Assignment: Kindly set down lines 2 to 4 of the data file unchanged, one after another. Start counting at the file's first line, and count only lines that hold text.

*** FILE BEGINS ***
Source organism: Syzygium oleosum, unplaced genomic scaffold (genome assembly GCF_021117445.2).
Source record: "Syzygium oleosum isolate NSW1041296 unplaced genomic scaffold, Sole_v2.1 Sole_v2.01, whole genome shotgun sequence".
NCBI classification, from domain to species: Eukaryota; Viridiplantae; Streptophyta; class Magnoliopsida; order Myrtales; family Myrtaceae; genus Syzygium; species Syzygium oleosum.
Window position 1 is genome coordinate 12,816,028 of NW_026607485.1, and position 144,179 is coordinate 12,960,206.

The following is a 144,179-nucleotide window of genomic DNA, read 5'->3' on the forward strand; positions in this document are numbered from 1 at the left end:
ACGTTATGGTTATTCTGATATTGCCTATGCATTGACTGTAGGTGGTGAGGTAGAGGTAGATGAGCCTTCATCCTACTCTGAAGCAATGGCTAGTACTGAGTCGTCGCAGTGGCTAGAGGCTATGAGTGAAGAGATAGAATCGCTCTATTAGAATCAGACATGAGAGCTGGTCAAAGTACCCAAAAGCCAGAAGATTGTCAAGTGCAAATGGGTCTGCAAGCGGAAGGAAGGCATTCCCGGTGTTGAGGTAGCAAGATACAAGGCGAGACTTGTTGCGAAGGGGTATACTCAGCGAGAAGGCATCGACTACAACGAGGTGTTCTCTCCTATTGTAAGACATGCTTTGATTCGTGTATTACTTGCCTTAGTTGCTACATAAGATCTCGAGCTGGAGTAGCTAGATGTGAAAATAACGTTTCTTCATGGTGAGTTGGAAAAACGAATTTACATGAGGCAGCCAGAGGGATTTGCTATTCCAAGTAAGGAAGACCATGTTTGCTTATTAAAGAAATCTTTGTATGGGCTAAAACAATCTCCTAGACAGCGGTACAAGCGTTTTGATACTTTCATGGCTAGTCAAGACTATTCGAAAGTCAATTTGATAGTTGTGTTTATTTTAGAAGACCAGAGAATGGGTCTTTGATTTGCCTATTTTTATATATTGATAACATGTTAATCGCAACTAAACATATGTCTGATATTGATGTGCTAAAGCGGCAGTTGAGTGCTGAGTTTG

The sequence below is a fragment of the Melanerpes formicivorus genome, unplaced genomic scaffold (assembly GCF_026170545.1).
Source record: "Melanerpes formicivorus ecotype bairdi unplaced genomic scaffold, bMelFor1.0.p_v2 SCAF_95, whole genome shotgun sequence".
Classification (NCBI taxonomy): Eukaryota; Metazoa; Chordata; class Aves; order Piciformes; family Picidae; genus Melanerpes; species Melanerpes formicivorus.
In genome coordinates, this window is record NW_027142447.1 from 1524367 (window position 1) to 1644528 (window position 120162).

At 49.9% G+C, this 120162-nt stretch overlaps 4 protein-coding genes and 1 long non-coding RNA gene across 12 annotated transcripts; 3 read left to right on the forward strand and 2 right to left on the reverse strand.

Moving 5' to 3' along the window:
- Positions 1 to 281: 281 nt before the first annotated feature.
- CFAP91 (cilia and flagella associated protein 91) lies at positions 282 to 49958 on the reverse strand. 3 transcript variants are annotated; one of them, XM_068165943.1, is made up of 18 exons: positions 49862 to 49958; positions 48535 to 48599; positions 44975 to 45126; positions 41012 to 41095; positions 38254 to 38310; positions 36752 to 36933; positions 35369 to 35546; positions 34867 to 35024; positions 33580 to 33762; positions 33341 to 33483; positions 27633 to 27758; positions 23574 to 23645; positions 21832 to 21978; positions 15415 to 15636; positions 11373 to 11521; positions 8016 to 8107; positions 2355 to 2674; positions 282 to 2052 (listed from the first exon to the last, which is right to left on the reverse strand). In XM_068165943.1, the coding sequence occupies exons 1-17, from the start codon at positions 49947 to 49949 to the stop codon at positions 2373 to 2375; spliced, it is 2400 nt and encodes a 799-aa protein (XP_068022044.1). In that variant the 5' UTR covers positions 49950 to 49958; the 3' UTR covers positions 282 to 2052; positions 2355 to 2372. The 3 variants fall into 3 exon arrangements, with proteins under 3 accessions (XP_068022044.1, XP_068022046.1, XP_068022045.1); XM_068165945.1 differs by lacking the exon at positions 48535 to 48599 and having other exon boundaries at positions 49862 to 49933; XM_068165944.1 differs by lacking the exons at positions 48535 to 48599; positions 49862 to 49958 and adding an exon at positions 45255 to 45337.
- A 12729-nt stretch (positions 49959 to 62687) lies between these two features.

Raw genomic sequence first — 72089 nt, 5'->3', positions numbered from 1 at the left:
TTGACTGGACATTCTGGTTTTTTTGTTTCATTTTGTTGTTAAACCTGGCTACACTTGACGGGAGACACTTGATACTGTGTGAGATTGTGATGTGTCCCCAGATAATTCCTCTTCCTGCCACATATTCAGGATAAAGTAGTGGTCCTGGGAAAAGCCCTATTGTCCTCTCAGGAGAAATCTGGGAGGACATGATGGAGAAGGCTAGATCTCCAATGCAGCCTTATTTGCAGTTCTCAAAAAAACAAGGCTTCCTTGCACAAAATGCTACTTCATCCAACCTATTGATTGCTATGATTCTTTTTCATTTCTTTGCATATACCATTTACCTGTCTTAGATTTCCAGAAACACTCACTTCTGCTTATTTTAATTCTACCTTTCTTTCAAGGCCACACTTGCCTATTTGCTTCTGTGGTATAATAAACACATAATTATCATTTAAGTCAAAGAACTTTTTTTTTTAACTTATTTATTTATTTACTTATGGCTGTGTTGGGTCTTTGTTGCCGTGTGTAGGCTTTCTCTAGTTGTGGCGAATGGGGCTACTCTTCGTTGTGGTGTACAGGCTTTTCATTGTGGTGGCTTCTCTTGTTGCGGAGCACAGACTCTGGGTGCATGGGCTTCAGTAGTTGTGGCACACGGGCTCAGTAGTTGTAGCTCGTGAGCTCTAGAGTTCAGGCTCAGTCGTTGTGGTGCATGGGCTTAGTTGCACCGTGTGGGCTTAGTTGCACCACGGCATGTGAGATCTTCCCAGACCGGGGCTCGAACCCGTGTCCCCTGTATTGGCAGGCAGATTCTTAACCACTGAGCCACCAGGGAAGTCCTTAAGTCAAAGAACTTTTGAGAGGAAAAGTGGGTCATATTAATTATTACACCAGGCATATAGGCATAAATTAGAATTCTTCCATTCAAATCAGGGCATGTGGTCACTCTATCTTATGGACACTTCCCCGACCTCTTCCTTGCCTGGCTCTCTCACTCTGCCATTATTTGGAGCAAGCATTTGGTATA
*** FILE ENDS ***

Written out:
Source record: "Syzygium oleosum isolate NSW1041296 unplaced genomic scaffold, Sole_v2.1 Sole_v2.01, whole genome shotgun sequence".
NCBI classification, from domain to species: Eukaryota; Viridiplantae; Streptophyta; class Magnoliopsida; order Myrtales; family Myrtaceae; genus Syzygium; species Syzygium oleosum.
Window position 1 is genome coordinate 12,816,028 of NW_026607485.1, and position 144,179 is coordinate 12,960,206.